While you may grumble at my obsession with LIONFISH; all you have to do is visit a reef near you. Lionfish are everywhere and destroy habitat, like a reef, inside of a year. They eat it to death. The spear fishermen you might not have liked is now your best friend if you are a sport fisherman.
Venomous Fish A Threat To Florida Waters. Lionfish Hunters Wanted.
Alan Pierce of The Florida Wildlife Commission’s Division of Marine Fisheries Management says Florida waters are in danger of becoming infiltrated with the non-native Lionfish, a venomous fish with dangerous spines, and wants to get rid of them.
Native to the Indian Ocean and South Pacific, these beautiful yet venomous creatures are spreading through Florida waters like a bad cold, says Alan Pierce of the FWC.
Within their native range, lionfish fit nicely into the natural food web and their populations remain in check. But not in Florida. Florida’s native predatory fish are simply not ordering the new and bizarre-looking menu item, leaving little to control the lionfish population.
Initial sightings of lionfish in Florida waters began in the mid-1980s. The rarity of sightings initially made it difficult for biologists to assess the significance of the problem. The species spread slowly, but methodically, infiltrating the Caribbean and waters off the Atlantic Coast and Bermuda. By the 2000s, the story became much clearer, as many countries within the invaded range witnessed dramatic lionfish population increases and were forced to initiate control programs.
All hope that Florida might somehow be spared was eliminated during the past few years as Florida waters witnessed a population explosion along the southeast coast, including the Florida Keys. Today, we are seeing them in places we’ve never seen them before, including the northern areas of the Gulf of Mexico, as their numbers are increasing rapidly.
Marine ecologists are concerned that lionfish will significantly alter the population dynamics of the native marine species, resulting in damage to Florida’s reef systems. Lionfish could also negatively affect recreational and commercial fisheries through direct competition for food and habitat. Anything that hurts fishing and diving will also hurt hotels, restaurants, retail stores and the entire economy of the state.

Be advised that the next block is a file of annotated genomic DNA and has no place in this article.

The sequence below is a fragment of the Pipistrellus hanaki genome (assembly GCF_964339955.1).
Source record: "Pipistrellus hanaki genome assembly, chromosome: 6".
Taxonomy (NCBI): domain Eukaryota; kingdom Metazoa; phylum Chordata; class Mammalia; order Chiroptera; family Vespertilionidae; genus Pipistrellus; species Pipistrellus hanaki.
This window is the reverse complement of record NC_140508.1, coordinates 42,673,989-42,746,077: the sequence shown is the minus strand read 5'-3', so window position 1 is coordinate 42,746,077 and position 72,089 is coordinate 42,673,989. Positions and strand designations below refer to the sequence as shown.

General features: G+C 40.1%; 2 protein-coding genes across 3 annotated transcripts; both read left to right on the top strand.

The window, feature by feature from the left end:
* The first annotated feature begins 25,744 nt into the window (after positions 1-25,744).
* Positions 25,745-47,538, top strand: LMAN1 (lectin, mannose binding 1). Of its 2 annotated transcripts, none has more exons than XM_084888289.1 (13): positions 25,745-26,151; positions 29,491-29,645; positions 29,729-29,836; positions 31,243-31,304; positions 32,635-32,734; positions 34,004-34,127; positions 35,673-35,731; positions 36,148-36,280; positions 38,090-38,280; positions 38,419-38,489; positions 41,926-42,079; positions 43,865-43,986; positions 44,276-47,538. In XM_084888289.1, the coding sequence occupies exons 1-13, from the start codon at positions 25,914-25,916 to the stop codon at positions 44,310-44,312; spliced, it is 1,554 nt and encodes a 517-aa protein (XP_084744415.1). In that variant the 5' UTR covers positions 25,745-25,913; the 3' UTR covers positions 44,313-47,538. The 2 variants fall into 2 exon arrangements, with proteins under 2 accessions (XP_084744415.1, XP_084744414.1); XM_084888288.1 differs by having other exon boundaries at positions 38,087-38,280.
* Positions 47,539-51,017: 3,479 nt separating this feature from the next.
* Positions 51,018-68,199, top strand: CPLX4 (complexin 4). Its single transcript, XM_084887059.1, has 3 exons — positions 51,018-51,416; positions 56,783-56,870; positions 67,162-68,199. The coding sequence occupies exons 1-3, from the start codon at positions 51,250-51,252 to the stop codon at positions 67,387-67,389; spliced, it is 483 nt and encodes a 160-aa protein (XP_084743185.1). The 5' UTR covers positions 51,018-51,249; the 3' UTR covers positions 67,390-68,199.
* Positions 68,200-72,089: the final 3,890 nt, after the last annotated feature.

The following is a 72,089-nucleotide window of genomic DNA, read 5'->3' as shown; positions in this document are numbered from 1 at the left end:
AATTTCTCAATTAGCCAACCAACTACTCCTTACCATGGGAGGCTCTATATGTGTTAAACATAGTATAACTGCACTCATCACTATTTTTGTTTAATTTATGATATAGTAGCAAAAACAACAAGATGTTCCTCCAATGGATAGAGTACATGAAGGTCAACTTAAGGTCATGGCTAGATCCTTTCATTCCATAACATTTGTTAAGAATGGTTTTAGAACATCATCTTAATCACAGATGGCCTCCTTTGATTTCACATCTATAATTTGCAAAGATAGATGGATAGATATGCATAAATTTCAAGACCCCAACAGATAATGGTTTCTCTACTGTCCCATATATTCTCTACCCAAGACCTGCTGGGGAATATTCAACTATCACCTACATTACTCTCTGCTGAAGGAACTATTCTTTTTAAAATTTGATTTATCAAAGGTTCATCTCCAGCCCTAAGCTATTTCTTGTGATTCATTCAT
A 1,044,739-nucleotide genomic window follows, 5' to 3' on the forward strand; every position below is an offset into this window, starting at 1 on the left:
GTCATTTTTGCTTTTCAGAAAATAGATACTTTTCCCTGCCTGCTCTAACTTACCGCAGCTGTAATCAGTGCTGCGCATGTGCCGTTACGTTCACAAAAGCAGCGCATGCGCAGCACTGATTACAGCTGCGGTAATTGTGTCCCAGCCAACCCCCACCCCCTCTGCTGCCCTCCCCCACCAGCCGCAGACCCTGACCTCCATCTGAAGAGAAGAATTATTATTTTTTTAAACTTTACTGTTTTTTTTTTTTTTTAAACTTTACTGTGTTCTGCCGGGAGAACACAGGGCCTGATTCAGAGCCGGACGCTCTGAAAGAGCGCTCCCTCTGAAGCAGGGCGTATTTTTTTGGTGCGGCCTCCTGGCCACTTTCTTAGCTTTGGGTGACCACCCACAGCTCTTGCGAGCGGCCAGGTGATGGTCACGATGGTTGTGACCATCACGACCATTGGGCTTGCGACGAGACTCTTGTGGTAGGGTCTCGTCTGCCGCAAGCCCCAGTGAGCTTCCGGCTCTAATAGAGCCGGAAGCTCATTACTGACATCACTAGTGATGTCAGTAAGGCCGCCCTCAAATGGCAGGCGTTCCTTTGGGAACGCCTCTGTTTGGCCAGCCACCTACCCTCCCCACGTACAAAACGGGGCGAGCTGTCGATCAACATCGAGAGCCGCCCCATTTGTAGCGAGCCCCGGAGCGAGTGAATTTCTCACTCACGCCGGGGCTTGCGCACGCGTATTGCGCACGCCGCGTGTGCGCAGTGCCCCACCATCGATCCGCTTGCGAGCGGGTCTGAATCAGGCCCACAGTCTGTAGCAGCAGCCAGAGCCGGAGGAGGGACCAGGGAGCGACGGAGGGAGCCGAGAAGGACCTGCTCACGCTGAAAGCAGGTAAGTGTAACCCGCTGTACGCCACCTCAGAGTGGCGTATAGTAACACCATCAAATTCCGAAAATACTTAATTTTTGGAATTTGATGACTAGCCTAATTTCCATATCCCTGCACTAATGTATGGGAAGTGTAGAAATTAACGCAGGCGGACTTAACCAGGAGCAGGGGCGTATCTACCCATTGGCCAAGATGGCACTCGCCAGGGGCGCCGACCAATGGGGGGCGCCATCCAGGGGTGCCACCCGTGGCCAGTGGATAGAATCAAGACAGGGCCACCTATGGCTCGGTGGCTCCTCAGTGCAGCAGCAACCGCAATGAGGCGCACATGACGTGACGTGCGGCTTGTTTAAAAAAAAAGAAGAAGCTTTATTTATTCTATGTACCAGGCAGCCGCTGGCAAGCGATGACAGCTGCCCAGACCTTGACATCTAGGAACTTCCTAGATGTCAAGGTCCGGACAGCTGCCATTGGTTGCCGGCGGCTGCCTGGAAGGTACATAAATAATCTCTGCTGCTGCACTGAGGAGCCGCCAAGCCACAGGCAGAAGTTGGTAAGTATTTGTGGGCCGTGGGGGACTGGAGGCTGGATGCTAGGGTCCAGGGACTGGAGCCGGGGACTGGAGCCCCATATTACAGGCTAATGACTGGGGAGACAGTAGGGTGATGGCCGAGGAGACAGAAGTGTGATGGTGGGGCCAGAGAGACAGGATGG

The FWC recently eliminated the requirement to have a recreational fishing license for lionfish control when using certain types of spears and dip nets. The change, which is in effect through August 2013, also eliminated the default recreational bag limit. With these changes, which are designed to encourage lionfish-control efforts, the only thing that limits your lionfish hunting is your ability to shoot and the size of your cooler.
The FWC notes that lionfish have spines that are venomous and can cause painful wounds if you are not careful when handling the fish.
For additional information on lionfish harvesting, handling, informational workshops, derbies and reporting, please visit MyFWC.com/Nonnatives and click on “Marine Life.”
For more information and how to participate in lionfish “Derby’s” go to:
REEF Headquarters | P.O. Box 246 | 98300 Overseas Hwy | Key Largo, FL 33037 | USA
Phone: 305-852-0030 | Fax: 305-852-0301 | email: email@example.com
The Lionfish studies have been part of a collaborative program between REEF and several partners, including:
NOAA National Centers for Coastal and Ocean Studies in Beaufort, NC
United States Geological Survey
NOAA Office of Invasive Species
US Fish and Wildlife Service
Florida Keys National Marine Sanctuary
National Park Service
The National Aquarium in Washington
Simon Fraser University
Cape Eleuthera Institute
The Governments of the Bahamas and Bermuda
Stuart Cove’s Dive Bahamas
Bruce Purdy’s Blackbeard’s Cruises and Aqua Cat Cruises
Funding for the Lionfish Program provided by The Elizabeth Ordway Dunn Foundation and NOAA National Marine Sanctuary Program.
Generous logistical support has also been provided by Bruce Purdy, Stuart Cove’s Dive Bahamas, and David and Trish Ferguson and volunteers.